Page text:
Additionally, in discussing the disposition of appellants' first point, it can be said there is no merit in the argument that the evidence was "substantially uncontroverted". That issue has been raised and resolved by prior authority, see Paris v. Keefhaver, 512 S.W.2d 892 (Mo.App.1974) where at 893, in citing Cluck v. Abe, 328 Mo. 81, 40 S.W.2d 558, 559 (1931), the court declared, "It matters not that the plaintiff's evidence of damage was uncontroverted. The jury was entitled not to believe it," see also Davenport v. Wabash Railroad Company, 435 S.W.2d 641 (Mo. banc 1968); Mayer v. Orf, 404 S.W.2d 733 (Mo.1966) and Robinson v. St. John's Medical Center, Joplin, 508 S.W.2d. 7 (Mo.App.1974).

As a final note, appellants argue on this appeal that it was respondents' duty to restore the premises to its former condition. While unto itself that declaration, and hence the argument in support thereof, may be a sound theory in the law, the record of this case relative to both appellants' evidence and appellants' instructions shows appellants neither tried this cause nor submitted this cause to the jury upon that theory. This is best illustrated by Instruction No. 4 offered by appellants and submitted to the jury.


Your verdict must be for plaintiffs if you believe:

First, plaintiffs owned the building located at 924 Main Street, Trenton, Grundy County, Missouri and defendants occupied said building as a law office, and

Second, defendants vacated said premises leaving said premises in deteriorated condition, and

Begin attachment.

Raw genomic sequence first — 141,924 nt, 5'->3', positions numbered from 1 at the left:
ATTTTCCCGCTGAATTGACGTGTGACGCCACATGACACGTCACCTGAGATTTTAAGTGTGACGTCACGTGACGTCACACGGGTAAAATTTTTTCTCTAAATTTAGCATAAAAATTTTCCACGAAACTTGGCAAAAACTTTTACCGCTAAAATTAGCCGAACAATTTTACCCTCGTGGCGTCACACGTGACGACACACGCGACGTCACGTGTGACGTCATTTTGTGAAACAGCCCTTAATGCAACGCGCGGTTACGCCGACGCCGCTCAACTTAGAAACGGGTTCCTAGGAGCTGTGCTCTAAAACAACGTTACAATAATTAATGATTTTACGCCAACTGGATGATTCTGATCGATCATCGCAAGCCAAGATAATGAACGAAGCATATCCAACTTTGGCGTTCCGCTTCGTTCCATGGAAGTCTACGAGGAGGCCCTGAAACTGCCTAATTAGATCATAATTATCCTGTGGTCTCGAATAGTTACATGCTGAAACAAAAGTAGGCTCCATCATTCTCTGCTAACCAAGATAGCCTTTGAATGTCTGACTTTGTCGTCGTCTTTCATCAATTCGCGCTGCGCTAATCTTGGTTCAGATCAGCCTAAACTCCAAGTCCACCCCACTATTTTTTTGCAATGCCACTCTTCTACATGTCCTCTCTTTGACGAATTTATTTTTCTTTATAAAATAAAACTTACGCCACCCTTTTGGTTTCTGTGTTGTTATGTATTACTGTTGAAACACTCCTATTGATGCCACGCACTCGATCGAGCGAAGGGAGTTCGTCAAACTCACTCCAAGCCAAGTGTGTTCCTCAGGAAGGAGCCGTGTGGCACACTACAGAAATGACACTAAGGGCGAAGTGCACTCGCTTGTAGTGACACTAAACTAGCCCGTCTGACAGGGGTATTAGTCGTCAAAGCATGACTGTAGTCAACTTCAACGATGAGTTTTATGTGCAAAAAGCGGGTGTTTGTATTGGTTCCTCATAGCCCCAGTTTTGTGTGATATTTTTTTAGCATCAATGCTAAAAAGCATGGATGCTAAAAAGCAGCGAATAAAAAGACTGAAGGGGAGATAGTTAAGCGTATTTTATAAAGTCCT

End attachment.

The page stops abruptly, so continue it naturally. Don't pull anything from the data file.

Third, as a direct result of such activity the plaintiffs sustained damage.

GIVEN: Not in MAI Submitted by Plaintiffs 5-10-79"

Appellants tried the case upon one theory and on this appeal, argue another legal theory not advanced at trial. This has been referred to as "invited error". This concept "prevents a party from attacking an instruction which he himself [has] selected or devised under which to submit to the jury his theory of substantive law on which he asks the case to be decided," see Arnel v. Roettgen, 530 S.W.2d 20 (Mo.App.1975) and also Parsons Construction Co. v. Missouri Public Service Co., 425 S.W.2d 166 (Mo. 1968). As a result there is nothing preserved for review by this court. See Cole v. Evans, 546 S.W.2d 748 (Mo.App.1977); Belter v. Crouch Brothers, Inc., 554 S.W.2d 562 (Mo.App.1977) and Rules 70.03, 78.07 and 84.13(a).

For the reasons set forth above, point one is ruled against appellants.

In their second error, appellants claim the trial court erred in admitting irrelevant and prejudicial evidence. It is necessary, at this juncture, to refer to pertinent evidence upon this point.